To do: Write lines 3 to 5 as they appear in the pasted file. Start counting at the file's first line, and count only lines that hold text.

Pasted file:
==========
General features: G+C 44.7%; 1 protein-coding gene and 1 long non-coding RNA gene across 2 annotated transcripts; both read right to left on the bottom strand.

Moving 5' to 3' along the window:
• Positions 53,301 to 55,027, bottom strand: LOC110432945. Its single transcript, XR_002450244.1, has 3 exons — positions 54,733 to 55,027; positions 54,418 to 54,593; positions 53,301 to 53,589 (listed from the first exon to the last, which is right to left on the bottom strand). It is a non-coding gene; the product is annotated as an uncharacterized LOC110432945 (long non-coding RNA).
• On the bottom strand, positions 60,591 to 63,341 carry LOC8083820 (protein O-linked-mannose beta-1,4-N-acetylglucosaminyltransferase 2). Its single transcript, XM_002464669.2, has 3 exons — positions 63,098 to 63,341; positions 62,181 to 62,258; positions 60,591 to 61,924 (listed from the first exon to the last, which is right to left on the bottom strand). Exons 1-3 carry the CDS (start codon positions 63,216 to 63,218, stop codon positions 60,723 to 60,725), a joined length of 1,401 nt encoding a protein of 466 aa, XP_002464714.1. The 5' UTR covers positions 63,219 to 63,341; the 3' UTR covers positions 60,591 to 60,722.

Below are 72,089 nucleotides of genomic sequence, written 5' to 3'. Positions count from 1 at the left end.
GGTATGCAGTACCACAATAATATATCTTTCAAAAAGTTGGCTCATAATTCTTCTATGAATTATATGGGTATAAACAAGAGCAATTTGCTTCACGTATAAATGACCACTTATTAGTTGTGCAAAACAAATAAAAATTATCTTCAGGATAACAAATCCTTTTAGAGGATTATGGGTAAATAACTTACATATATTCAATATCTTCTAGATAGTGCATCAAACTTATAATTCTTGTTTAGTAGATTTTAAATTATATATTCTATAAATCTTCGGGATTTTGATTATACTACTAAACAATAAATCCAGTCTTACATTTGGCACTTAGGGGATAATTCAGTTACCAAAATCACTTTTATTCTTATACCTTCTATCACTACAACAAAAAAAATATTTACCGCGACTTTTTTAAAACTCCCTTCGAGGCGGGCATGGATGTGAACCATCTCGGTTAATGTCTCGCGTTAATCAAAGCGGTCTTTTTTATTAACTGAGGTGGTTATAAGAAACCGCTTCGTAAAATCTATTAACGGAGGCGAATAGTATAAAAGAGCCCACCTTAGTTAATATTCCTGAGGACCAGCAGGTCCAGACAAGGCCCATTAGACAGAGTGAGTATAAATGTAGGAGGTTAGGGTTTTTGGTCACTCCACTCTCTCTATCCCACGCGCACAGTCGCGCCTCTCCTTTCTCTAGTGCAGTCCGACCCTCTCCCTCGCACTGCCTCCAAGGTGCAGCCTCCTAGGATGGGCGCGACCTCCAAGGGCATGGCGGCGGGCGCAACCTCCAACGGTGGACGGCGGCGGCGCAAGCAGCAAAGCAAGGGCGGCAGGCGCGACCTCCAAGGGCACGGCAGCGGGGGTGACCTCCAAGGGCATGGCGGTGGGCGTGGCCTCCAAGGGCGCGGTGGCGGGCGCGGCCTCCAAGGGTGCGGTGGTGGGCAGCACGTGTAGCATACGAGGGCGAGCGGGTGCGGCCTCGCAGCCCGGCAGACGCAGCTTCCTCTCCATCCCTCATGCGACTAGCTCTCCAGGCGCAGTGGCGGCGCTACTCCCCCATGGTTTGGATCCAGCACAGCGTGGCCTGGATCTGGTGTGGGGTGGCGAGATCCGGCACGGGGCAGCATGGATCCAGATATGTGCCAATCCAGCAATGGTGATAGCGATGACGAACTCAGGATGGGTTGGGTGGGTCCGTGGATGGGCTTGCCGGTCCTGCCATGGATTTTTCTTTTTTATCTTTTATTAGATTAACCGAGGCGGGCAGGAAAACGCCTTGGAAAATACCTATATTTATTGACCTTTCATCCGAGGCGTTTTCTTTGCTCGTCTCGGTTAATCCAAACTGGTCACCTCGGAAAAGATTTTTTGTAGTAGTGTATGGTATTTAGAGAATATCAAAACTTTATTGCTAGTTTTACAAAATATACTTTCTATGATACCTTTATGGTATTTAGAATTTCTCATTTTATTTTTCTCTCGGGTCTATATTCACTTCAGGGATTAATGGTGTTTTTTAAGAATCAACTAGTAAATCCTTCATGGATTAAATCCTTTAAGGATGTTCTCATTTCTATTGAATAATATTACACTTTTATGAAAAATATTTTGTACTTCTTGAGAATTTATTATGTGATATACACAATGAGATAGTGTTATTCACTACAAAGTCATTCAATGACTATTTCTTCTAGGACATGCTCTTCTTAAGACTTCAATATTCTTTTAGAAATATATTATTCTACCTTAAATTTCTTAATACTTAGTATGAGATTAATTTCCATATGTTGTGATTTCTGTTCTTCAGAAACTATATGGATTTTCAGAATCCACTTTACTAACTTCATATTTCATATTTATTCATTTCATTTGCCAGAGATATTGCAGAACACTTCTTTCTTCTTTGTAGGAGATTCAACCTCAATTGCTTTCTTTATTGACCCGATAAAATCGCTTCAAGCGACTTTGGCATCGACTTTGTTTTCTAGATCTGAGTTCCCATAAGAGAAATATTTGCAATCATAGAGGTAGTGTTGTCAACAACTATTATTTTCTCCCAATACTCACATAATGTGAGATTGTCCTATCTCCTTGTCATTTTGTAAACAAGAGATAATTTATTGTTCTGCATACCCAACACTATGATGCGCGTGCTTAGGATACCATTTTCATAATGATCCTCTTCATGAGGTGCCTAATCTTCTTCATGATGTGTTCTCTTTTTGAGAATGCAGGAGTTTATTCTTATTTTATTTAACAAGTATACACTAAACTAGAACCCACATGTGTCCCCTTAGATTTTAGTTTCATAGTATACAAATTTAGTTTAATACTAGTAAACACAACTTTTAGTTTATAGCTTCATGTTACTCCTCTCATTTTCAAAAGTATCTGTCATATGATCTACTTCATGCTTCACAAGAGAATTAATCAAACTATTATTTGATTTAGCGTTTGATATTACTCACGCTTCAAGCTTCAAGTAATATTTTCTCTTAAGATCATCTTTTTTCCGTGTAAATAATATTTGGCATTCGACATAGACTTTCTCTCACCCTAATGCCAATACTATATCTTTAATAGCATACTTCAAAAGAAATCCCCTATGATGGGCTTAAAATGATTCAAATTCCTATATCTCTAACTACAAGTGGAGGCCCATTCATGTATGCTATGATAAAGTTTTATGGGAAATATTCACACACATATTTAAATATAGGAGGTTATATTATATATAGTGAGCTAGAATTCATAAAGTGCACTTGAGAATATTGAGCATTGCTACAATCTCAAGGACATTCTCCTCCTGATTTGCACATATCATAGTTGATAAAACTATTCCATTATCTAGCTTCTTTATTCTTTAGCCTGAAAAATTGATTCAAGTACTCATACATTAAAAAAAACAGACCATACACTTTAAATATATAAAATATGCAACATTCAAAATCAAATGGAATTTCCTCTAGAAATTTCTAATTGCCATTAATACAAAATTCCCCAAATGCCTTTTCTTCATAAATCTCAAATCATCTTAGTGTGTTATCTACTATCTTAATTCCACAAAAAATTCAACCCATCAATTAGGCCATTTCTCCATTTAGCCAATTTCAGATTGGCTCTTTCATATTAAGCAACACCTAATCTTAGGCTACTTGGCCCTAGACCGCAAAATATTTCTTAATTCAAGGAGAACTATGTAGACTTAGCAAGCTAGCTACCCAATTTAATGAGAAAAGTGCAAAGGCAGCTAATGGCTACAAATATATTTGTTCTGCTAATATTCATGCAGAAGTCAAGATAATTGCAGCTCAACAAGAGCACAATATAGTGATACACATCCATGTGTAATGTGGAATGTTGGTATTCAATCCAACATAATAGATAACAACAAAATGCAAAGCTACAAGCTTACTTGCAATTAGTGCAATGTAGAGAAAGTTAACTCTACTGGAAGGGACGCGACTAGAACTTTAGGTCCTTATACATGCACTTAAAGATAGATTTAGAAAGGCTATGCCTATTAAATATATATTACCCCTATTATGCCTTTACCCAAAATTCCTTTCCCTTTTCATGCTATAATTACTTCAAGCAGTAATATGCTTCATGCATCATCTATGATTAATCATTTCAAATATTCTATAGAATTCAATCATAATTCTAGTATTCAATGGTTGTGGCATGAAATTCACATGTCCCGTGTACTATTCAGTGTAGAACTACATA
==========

• Positions 53,301 to 55,027, bottom strand: LOC110432945. Its single transcript, XR_002450244.1, has 3 exons — positions 54,733 to 55,027; positions 54,418 to 54,593; positions 53,301 to 53,589 (listed from the first exon to the last, which is right to left on the bottom strand). It is a non-coding gene; the product is annotated as an uncharacterized LOC110432945 (long non-coding RNA).
• On the bottom strand, positions 60,591 to 63,341 carry LOC8083820 (protein O-linked-mannose beta-1,4-N-acetylglucosaminyltransferase 2). Its single transcript, XM_002464669.2, has 3 exons — positions 63,098 to 63,341; positions 62,181 to 62,258; positions 60,591 to 61,924 (listed from the first exon to the last, which is right to left on the bottom strand). Exons 1-3 carry the CDS (start codon positions 63,216 to 63,218, stop codon positions 60,723 to 60,725), a joined length of 1,401 nt encoding a protein of 466 aa, XP_002464714.1. The 5' UTR covers positions 63,219 to 63,341; the 3' UTR covers positions 60,591 to 60,722.

Below are 72,089 nucleotides of genomic sequence, written 5' to 3'. Positions count from 1 at the left end.